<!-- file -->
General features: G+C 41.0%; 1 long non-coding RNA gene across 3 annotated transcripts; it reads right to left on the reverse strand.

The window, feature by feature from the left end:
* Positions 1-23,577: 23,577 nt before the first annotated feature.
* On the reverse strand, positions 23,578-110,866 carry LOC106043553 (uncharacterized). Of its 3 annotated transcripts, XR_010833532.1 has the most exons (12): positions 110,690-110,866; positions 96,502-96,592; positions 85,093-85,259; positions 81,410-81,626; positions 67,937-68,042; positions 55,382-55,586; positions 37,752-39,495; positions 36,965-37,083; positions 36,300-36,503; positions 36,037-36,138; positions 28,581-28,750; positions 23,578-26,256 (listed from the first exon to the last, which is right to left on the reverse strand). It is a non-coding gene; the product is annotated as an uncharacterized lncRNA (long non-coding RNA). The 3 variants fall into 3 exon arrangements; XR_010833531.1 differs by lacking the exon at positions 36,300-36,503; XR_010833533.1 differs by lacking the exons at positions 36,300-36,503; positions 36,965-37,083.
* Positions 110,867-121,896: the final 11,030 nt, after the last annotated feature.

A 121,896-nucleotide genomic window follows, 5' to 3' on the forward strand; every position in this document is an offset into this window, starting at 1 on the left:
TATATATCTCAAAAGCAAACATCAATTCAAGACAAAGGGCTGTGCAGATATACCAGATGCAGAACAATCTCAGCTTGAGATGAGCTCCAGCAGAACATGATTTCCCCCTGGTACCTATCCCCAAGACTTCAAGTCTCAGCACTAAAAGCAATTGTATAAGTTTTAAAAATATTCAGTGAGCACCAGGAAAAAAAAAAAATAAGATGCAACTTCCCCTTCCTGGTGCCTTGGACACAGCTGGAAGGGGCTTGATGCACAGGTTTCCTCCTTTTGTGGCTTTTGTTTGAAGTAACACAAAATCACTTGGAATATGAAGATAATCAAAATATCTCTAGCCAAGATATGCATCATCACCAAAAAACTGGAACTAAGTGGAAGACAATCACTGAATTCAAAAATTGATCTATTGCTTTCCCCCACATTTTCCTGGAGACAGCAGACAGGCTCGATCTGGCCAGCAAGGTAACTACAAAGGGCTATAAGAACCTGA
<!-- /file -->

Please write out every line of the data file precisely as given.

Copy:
General features: G+C 41.0%; 1 long non-coding RNA gene across 3 annotated transcripts; it reads right to left on the reverse strand.

The window, feature by feature from the left end:
* Positions 1-23,577: 23,577 nt before the first annotated feature.
* On the reverse strand, positions 23,578-110,866 carry LOC106043553 (uncharacterized). Of its 3 annotated transcripts, XR_010833532.1 has the most exons (12): positions 110,690-110,866; positions 96,502-96,592; positions 85,093-85,259; positions 81,410-81,626; positions 67,937-68,042; positions 55,382-55,586; positions 37,752-39,495; positions 36,965-37,083; positions 36,300-36,503; positions 36,037-36,138; positions 28,581-28,750; positions 23,578-26,256 (listed from the first exon to the last, which is right to left on the reverse strand). It is a non-coding gene; the product is annotated as an uncharacterized lncRNA (long non-coding RNA). The 3 variants fall into 3 exon arrangements; XR_010833531.1 differs by lacking the exon at positions 36,300-36,503; XR_010833533.1 differs by lacking the exons at positions 36,300-36,503; positions 36,965-37,083.
* Positions 110,867-121,896: the final 11,030 nt, after the last annotated feature.

A 121,896-nucleotide genomic window follows, 5' to 3' on the forward strand; every position in this document is an offset into this window, starting at 1 on the left:
TATATATCTCAAAAGCAAACATCAATTCAAGACAAAGGGCTGTGCAGATATACCAGATGCAGAACAATCTCAGCTTGAGATGAGCTCCAGCAGAACATGATTTCCCCCTGGTACCTATCCCCAAGACTTCAAGTCTCAGCACTAAAAGCAATTGTATAAGTTTTAAAAATATTCAGTGAGCACCAGGAAAAAAAAAAAATAAGATGCAACTTCCCCTTCCTGGTGCCTTGGACACAGCTGGAAGGGGCTTGATGCACAGGTTTCCTCCTTTTGTGGCTTTTGTTTGAAGTAACACAAAATCACTTGGAATATGAAGATAATCAAAATATCTCTAGCCAAGATATGCATCATCACCAAAAAACTGGAACTAAGTGGAAGACAATCACTGAATTCAAAAATTGATCTATTGCTTTCCCCCACATTTTCCTGGAGACAGCAGACAGGCTCGATCTGGCCAGCAAGGTAACTACAAAGGGCTATAAGAACCTGA